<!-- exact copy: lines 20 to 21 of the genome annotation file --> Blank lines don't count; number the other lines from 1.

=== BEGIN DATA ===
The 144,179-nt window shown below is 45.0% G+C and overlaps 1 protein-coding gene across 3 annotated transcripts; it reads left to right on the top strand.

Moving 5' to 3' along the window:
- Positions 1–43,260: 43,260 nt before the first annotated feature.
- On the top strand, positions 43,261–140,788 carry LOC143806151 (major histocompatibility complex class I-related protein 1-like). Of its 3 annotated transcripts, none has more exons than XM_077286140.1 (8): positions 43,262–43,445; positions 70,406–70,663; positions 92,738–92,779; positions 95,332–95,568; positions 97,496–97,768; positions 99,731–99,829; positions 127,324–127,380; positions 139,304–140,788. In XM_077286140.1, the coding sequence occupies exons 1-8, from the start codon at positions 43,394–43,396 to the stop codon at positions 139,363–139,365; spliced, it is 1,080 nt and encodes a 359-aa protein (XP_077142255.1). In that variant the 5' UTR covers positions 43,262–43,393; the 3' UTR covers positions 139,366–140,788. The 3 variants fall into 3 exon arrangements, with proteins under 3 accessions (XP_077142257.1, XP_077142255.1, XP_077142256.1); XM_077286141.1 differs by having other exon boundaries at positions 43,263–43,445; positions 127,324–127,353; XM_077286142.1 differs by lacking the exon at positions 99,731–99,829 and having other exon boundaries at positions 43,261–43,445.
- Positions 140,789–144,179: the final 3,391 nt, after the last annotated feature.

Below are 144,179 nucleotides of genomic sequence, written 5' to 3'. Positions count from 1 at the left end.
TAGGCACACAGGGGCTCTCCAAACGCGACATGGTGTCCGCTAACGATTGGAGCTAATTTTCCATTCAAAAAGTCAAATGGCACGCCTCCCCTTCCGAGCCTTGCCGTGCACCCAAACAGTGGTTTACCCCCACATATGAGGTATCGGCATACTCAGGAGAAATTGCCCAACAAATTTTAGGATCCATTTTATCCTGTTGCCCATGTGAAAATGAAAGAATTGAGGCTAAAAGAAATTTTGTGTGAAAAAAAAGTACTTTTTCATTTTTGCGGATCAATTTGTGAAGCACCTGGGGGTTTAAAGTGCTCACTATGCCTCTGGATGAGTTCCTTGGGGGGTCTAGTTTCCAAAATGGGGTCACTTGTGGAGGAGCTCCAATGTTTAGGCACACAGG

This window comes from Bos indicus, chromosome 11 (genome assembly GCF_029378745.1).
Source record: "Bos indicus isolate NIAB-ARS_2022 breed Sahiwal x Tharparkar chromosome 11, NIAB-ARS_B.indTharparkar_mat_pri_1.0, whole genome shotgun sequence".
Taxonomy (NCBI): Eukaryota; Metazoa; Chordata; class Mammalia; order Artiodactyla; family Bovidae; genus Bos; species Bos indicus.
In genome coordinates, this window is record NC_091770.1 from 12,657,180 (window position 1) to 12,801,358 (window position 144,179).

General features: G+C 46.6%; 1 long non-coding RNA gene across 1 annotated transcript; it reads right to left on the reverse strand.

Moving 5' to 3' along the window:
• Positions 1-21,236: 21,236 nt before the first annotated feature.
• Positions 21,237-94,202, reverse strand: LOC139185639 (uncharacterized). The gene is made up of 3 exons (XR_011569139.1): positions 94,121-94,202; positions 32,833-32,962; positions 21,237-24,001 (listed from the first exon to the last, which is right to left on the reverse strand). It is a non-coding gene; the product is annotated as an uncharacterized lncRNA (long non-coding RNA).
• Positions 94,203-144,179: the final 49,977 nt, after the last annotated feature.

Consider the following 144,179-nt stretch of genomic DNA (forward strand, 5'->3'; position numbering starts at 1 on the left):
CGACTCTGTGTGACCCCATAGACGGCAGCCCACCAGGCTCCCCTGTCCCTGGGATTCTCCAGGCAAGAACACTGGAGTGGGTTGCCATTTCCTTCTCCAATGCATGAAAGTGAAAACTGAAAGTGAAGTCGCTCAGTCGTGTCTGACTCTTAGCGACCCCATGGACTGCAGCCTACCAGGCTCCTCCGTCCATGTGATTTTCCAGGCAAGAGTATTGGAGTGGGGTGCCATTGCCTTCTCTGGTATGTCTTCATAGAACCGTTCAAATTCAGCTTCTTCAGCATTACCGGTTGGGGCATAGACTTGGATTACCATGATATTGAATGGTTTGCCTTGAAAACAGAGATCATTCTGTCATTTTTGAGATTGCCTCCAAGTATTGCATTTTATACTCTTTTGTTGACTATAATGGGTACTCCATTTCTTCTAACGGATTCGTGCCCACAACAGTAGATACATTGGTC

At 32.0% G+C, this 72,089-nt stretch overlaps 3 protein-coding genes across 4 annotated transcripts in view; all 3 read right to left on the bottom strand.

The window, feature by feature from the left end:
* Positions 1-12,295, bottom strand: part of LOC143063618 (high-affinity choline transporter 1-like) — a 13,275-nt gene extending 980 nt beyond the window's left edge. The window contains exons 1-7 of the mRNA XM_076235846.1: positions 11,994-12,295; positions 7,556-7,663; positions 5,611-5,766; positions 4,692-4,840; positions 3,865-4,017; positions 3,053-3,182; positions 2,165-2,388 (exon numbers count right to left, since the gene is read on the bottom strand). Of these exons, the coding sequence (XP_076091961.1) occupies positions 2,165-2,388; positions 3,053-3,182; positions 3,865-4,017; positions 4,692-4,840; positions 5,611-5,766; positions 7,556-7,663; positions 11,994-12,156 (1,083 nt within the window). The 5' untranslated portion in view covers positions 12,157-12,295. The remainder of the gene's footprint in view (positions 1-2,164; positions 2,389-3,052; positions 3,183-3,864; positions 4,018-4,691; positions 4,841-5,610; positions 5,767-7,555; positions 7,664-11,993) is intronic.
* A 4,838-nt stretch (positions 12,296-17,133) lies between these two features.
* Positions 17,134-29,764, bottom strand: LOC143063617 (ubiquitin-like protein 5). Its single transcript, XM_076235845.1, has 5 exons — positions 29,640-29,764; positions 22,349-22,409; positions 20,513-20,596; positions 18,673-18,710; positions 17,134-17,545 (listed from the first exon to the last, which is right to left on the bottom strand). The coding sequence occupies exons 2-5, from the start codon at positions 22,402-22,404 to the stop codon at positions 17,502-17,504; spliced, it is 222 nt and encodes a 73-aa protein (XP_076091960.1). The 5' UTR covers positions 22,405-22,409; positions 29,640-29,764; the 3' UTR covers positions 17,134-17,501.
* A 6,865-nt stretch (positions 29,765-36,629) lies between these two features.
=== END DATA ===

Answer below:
The window, feature by feature from the left end:
* Positions 1-12,295, bottom strand: part of LOC143063618 (high-affinity choline transporter 1-like) — a 13,275-nt gene extending 980 nt beyond the window's left edge. The window contains exons 1-7 of the mRNA XM_076235846.1: positions 11,994-12,295; positions 7,556-7,663; positions 5,611-5,766; positions 4,692-4,840; positions 3,865-4,017; positions 3,053-3,182; positions 2,165-2,388 (exon numbers count right to left, since the gene is read on the bottom strand). Of these exons, the coding sequence (XP_076091961.1) occupies positions 2,165-2,388; positions 3,053-3,182; positions 3,865-4,017; positions 4,692-4,840; positions 5,611-5,766; positions 7,556-7,663; positions 11,994-12,156 (1,083 nt within the window). The 5' untranslated portion in view covers positions 12,157-12,295. The remainder of the gene's footprint in view (positions 1-2,164; positions 2,389-3,052; positions 3,183-3,864; positions 4,018-4,691; positions 4,841-5,610; positions 5,767-7,555; positions 7,664-11,993) is intronic.